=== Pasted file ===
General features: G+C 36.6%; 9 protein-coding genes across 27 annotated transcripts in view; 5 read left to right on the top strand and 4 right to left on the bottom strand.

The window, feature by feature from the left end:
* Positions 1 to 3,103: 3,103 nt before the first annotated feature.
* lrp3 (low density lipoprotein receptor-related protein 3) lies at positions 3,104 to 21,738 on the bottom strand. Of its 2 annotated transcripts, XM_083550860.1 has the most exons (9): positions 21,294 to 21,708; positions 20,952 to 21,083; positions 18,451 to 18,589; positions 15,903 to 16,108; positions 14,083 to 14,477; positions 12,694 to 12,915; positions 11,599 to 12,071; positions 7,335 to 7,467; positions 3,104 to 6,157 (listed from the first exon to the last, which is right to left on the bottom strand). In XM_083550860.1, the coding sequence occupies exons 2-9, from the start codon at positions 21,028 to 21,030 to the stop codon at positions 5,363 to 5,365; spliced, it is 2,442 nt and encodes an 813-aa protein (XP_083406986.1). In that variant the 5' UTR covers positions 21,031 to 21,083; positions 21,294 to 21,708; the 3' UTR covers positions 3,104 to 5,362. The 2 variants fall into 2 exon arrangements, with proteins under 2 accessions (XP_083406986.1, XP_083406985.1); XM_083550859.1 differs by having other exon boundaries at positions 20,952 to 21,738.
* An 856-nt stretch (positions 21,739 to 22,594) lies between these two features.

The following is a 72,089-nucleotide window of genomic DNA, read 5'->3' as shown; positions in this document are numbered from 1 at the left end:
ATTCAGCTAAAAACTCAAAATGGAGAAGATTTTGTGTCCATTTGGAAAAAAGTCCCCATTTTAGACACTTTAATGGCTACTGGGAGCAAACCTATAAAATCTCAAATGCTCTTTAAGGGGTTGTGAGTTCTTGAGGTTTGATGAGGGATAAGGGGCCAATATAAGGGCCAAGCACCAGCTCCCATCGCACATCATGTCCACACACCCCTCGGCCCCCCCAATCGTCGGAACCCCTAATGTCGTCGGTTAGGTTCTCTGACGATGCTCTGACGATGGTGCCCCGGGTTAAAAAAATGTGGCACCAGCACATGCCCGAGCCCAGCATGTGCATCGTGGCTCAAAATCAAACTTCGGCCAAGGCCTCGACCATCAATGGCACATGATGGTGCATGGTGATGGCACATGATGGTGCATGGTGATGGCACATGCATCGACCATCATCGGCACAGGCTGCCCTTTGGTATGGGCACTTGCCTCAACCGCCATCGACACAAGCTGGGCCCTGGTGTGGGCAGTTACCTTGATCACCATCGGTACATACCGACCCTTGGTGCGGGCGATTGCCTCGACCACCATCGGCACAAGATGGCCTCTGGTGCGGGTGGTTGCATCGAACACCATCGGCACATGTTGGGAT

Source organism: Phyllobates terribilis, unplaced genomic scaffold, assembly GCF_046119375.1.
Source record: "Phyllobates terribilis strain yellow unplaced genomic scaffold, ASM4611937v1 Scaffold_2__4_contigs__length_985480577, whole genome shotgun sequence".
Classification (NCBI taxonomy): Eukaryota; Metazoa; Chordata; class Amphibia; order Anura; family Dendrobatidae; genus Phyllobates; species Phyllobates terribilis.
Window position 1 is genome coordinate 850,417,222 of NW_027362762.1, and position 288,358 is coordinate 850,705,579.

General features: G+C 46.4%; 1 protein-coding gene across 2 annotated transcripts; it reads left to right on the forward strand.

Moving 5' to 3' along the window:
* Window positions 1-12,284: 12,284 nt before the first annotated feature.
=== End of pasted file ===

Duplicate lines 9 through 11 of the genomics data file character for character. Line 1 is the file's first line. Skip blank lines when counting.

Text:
Source record: "Phyllobates terribilis strain yellow unplaced genomic scaffold, ASM4611937v1 Scaffold_2__4_contigs__length_985480577, whole genome shotgun sequence".
Classification (NCBI taxonomy): Eukaryota; Metazoa; Chordata; class Amphibia; order Anura; family Dendrobatidae; genus Phyllobates; species Phyllobates terribilis.
Window position 1 is genome coordinate 850,417,222 of NW_027362762.1, and position 288,358 is coordinate 850,705,579.